Keep your eyes on the eyes!

Keep your eyes on the eyes!

It’s in our genes – eye contact! A portrait can look any way as long as the eyes are sharp.

Eye contact is obviously something that catch people’s attention.

A long exposure can give a better light, especially with live candles. Here we turned of the lamps and used a couple of Speedlite flashes to freeze the image and make the face sharp. Exposing for about a second created a better background and gives some reflected light from the screen on the computer.

A long exposure can give a better light, especially with live candles. Here we turned of the lamps and used a couple of Speedlite flashes to freeze the image and make the face sharp. Exposing for about a second created a better background and gives some reflected light from the screen on the computer.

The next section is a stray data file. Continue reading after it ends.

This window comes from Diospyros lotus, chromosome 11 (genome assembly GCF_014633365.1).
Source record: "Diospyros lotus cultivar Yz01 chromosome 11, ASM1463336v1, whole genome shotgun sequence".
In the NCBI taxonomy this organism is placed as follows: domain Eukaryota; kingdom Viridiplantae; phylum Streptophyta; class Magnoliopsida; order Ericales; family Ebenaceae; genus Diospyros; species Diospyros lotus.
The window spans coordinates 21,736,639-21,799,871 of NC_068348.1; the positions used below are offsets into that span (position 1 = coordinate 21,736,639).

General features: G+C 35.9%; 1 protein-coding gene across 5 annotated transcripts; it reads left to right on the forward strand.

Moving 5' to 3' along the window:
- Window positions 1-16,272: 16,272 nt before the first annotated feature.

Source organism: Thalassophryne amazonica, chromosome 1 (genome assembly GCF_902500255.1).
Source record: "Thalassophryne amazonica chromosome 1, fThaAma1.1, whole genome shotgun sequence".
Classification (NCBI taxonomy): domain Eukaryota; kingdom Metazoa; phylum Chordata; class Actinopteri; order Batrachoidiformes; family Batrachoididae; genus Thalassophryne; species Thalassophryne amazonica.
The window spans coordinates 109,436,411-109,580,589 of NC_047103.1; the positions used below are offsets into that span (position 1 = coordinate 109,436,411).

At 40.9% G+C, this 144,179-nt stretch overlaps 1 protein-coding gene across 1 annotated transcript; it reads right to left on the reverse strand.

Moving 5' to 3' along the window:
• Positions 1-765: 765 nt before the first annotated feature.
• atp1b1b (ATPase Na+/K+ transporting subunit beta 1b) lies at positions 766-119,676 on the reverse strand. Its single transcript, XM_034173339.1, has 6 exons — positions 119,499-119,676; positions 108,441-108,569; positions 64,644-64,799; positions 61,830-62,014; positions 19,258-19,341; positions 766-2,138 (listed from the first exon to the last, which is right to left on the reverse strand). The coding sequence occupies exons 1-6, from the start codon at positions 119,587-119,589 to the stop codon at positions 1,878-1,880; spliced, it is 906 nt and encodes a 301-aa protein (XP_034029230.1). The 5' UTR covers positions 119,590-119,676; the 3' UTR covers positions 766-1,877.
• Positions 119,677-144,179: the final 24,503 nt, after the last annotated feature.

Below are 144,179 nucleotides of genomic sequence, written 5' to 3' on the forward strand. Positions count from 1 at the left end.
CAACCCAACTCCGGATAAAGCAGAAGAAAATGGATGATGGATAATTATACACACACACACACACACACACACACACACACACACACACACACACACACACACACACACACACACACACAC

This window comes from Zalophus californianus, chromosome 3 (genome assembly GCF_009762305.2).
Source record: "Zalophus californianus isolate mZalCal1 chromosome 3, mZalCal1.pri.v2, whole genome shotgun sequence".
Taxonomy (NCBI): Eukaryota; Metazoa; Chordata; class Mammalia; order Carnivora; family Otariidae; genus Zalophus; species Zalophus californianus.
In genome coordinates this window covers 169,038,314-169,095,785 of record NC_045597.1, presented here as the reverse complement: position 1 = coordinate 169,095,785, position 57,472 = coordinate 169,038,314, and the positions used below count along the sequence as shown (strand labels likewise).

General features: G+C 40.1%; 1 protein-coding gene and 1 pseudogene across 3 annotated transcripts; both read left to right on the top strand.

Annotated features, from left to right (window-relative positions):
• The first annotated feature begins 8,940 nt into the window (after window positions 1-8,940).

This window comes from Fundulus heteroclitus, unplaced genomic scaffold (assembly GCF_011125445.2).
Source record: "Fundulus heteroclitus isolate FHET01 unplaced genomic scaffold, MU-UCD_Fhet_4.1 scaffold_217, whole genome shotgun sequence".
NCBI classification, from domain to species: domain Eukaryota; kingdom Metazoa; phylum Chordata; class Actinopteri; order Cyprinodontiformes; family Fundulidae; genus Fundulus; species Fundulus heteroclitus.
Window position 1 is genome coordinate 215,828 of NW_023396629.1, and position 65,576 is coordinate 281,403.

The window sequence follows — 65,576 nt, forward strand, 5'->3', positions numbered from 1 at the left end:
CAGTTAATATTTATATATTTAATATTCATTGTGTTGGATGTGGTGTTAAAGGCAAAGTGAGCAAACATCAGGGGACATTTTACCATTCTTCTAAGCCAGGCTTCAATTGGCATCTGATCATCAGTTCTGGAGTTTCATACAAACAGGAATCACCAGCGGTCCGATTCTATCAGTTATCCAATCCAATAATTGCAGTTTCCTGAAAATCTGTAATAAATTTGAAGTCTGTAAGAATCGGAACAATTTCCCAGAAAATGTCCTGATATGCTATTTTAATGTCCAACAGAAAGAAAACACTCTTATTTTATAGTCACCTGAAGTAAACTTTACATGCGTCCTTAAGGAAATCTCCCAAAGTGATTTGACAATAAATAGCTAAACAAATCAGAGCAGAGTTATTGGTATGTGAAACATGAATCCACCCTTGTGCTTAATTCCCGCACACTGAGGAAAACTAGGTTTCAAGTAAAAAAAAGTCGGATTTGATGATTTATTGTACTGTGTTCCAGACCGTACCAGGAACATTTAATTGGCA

It have often occurred to me how easy it is to be grabbed by eye contact, not only in the flow of social media, but also in reality. It’s a magic moment when you suddenly meet someone’s eyes. I often want to recreate that moment when shooting portraits.

Here is what you need to keep in mind:

  • The eyes are very expressive and can move very fast. Use a short exposure; at least 1/100 sec is good to make sure the yeas are sharp.
  • Using the raw format is very useful, since it makes it easier to enlighten the eyes when editing the image.
  • Red eyes can be avoided by not using the flash on the camera. It is easy to remove red eyes when editing, but the results gets much better when using the flash away from the camera body.
  • If the light is coming from above you need to enlighten the shadows over the eyes with a flash or a reflective screen. The latter is very inexpensive and essential when shooting portraits.
  • It’s important that your model is looking straight into the lens. Then you’ll get an image with that eye contact, regardless from what angle you look at the image.
  • Light is important to make the eyes shine beautiful. If you want to also capture the atmosphere of the room you can use a longer exposure and use a flash to freeze the image and make the eyes sharp.